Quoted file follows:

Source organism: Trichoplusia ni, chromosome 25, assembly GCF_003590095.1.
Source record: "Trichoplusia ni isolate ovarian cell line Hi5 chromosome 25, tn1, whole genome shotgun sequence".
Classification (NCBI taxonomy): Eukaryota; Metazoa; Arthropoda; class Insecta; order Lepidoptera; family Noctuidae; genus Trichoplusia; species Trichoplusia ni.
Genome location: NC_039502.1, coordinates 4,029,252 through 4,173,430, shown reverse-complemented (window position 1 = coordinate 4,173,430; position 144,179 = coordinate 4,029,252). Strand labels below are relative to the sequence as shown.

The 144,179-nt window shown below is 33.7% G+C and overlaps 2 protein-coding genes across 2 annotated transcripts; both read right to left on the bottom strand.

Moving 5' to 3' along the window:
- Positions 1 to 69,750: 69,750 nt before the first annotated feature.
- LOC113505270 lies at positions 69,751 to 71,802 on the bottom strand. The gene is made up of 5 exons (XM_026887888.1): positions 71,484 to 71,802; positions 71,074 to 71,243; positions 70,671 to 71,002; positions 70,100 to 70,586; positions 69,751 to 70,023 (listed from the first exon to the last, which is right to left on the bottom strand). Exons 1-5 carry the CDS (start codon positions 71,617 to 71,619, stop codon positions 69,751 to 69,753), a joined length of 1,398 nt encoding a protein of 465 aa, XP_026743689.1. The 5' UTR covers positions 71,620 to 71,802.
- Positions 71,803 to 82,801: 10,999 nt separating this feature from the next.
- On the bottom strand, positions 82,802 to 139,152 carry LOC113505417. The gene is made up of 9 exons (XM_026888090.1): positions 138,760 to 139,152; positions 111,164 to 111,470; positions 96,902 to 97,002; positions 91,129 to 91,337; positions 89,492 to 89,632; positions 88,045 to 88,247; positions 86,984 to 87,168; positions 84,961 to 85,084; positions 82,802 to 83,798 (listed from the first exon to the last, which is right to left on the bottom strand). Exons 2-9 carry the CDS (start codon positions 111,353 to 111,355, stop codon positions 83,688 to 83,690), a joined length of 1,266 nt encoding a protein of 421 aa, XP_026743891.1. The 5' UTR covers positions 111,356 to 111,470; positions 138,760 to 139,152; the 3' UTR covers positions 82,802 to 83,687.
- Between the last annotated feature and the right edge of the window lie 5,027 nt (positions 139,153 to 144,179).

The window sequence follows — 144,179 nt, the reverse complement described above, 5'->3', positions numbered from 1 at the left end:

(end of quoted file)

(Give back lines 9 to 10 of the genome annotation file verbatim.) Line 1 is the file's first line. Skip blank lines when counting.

- Positions 71,803 to 82,801: 10,999 nt separating this feature from the next.
- On the bottom strand, positions 82,802 to 139,152 carry LOC113505417. The gene is made up of 9 exons (XM_026888090.1): positions 138,760 to 139,152; positions 111,164 to 111,470; positions 96,902 to 97,002; positions 91,129 to 91,337; positions 89,492 to 89,632; positions 88,045 to 88,247; positions 86,984 to 87,168; positions 84,961 to 85,084; positions 82,802 to 83,798 (listed from the first exon to the last, which is right to left on the bottom strand). Exons 2-9 carry the CDS (start codon positions 111,353 to 111,355, stop codon positions 83,688 to 83,690), a joined length of 1,266 nt encoding a protein of 421 aa, XP_026743891.1. The 5' UTR covers positions 111,356 to 111,470; positions 138,760 to 139,152; the 3' UTR covers positions 82,802 to 83,687.